LeBron James joined some rare sporting company on Thursday when he was named Sports Illustrated Sportsperson of the year. He became just the second person in history to receive the award twice, and it was fitting after the unbelievable year he had.

James didn’t just have an incredible year on the court where he led the Cleveland Cavaliers to their very first NBA championship, ending a 52 year drought without a professional championship trophy in the city, he was also led athletes as an ever present voice when speaking on social issues and the need for a better future. In a year riddled with police violence towards African American civilians, as well as racial tension and political turbulence, James was a constant voice throughout the rough periods in the community and an individual people could look up to in times of need for guidance.

James told Cleveland.com even though he may experience difficult times in his profession, he understands it doesn’t measure up to the magnitude of what predecessors and some of his idols had to go through before him.

“For what I do on the court, it’s second nature,” James told cleveland.com. “I put my time into it, I put my life into the craft and it’s incredibly difficult. The most challenging thing you can do in life is to try and win a championship. But I also know what all the trials and tribulations and the magnitude of things you had to deal with in the era of Ali, and the era of Jim Brown, the era of Kareem, the era of Bill Russell, in sports and outside of sports. Just the civil rights and the movement and things going on and blacks not being allowed in certain places. The racism at an all-time high, and Dr. Martin Luther King being assassinated because of that.

“You put it in perspective of saying what I’m doing and what we did was the most difficult thing ever, but it’s probably the lowest on the totem pole when it comes to what we’re talking about with what Muhammad Ali went through and what those guys went through growing up.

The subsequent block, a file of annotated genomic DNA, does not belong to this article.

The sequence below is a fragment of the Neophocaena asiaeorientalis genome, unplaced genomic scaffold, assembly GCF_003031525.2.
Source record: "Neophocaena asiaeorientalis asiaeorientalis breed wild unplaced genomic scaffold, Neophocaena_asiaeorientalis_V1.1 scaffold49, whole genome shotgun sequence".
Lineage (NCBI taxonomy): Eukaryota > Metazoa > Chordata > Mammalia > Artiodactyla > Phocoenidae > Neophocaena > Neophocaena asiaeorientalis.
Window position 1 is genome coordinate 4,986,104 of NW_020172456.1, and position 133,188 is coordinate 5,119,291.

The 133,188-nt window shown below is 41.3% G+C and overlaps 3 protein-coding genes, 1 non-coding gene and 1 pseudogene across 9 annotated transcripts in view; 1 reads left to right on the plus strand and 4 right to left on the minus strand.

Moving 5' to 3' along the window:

“And that’s why I give so much back to those guys, as much as I can — my words, my voice, my time. Because I just now the path that they gave us to where now we can, I can sit here and talk to you (a white reporter), free. It means a lot.”

It’s fitting James receives this award when idols and fellow social activists in Jim Brown, Kareem Abdul-Jabbar and Bill Russell receive the Muhammad Ali Legacy Award, which will take place at the Sports Illustrated gala in Brooklyn on December 12th. Ali was also one of James’ heroes, and the Finals MVP understands how important an award in his honor means.

“The fact that Jim and Bill is getting the lifetime achievement award, or the Muhammad Ali award, this award means more to me but it’s basically dedicated to Muhammad Ali and people understanding what he stood for,” James said. “We all know he was a champ. The people who don’t now need to understand what he meant outside the ring, what he stood for and what he meant. So for me to receive this award and to know that Jim Brown and Kareem and Bill and Ali is such a big part of this whole thing, that’s what really means more to me than anything.”

Despite the countless accolades and awards that come James’ way, when he’s acknowledged for his work outside of the arena, they are usually the awards that indicate to him he’s doing what he’s supposed to do, given the powerful position he’s in. He will always be humbled by these awards, and despite his initial shock when first receiving the phone call, he continues to try and be the best leader he can be.

“I’ve done something right I guess, what I represent,” James said. “I was surprised when (spokesman) Adam (Mendelsohn) called me and told me I was receiving the award. I hadn’t thought about it, it wasn’t even in my mind, and I don’t know. I try to live my life the best way I can and be a leader.”

It’s rare to find an athlete with the stature of James that also feels so strongly towards making a positive impact on others and the future. No one in professional sports comes close to James when giving back to community, or sharing his insight and stance on issues within our society.

I’m not sure we’ll ever see a basketball player use their influence to make a difference quite like James has done throughout his career.